Summer House is an installation and programme of events by Croydon based RESOLVE Collective working with Black community practitioners and artists in Croydon and Brighton. The project asks how it might be possible to build recuperative and organisational spaces for those who are working to sustain their communities. To do so, Summer House appropriates the Brighton CCA gallery as an open space for generative rest, gatherings, and organising for this enduring work. Incorporating both sculptural and live elements, the installation centres on groups of ‘work and leisure’ furniture, built using salvaged materials from industrial and commercial sites around Croydon and Brighton. A public programme pairs three Brighton practitioners with three Croydon practitioners for a series of open events and closed exchanges, exploring the shared value in their respective work.
Brighton-based artist manager and youth worker Bobby Brown will meet London-based Ella Adu, architectural designer and member of Tanum Sound System; Carolynn Bain of the inspirational Afrori Books will collaborate on a photo exhibition and talk with Croydon-based photographer Theo Mettle, celebrating the lives and work of Black women in Brighton; and writer and curator Pacheanne Anderson will co-curate a multi disciplinary exhibition of student work, culminating in a public conversation with Croydon-born interdisciplinary artist, writer and teacher, Rosa-Johan Uddoh. Details of all events are available in the gallery and online at www.brightoncca.art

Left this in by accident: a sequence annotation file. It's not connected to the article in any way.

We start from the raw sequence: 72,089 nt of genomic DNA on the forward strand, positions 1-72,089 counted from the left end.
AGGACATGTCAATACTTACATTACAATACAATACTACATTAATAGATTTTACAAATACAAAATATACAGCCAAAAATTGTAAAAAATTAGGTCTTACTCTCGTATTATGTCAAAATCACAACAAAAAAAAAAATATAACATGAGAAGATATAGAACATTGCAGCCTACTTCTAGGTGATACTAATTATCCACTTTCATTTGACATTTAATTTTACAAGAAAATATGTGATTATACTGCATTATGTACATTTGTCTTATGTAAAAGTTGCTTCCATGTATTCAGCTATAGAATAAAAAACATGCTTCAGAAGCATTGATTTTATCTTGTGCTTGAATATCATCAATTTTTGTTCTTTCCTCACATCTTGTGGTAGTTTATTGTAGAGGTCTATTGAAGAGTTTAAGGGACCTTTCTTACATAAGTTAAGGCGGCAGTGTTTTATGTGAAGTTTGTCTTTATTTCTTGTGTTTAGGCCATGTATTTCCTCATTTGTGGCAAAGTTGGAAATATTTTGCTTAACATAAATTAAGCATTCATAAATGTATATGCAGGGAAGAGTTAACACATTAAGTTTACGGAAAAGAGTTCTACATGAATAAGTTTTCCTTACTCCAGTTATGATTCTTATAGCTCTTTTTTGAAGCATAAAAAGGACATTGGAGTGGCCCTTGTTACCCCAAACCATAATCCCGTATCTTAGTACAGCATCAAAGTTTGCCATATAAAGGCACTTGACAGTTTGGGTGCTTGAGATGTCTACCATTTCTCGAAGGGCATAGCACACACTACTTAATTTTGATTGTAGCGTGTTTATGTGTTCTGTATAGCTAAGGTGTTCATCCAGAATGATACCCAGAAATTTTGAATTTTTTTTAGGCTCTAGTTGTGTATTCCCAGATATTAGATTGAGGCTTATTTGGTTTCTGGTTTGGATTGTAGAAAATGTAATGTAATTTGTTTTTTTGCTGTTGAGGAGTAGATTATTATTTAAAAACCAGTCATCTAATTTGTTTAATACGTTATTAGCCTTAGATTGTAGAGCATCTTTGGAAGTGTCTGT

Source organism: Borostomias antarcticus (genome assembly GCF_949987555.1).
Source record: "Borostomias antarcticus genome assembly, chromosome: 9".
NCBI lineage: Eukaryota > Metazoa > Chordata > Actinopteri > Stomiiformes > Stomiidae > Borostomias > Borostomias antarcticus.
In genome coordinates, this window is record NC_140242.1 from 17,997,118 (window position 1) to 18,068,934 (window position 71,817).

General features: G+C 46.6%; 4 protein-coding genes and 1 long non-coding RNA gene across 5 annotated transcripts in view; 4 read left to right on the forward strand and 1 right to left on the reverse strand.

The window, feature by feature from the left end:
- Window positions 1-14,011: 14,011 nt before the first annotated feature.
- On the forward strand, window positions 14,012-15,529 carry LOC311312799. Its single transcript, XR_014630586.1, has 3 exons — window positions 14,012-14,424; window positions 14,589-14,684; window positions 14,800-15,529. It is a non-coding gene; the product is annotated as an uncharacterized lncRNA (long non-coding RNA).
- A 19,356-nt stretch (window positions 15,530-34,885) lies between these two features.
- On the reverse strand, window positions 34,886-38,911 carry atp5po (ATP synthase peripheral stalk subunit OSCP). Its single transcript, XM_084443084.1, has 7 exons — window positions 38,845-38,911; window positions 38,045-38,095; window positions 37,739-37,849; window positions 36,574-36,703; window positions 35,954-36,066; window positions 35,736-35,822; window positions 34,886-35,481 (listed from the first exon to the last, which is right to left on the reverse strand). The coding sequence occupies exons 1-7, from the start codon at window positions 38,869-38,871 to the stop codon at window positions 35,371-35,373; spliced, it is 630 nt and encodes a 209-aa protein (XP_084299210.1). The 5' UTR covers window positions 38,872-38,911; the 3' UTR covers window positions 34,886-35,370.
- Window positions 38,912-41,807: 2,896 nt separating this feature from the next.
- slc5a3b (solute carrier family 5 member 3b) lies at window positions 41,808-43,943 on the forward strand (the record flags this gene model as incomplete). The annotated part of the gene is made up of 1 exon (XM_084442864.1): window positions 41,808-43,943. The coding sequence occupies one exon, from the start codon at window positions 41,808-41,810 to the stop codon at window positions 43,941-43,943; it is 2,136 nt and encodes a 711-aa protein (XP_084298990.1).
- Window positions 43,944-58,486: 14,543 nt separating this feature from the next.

RESOLVE have twinned their Croydon base with Brighton to explore their commonalities and differences as communal sites of creative production. Croydon and Brighton are united by more than just a transport link. Family and friendship networks regularly extend from the shopping centres to the shores and what defines both places is frequently shared by a common public. More importantly, actively disempowered communities in both Croydon and Brighton are engaging in radical new forms of industry; world-building and organising work that supports their networks where mainstream provisions have failed. Through this project RESOLVE have sought to celebrate this work, and highlight the inequitable processes that require it, as they see friends and colleagues forced back and forth from the city to the shore by rising prices, hostile industries, and lack of work and opportunity.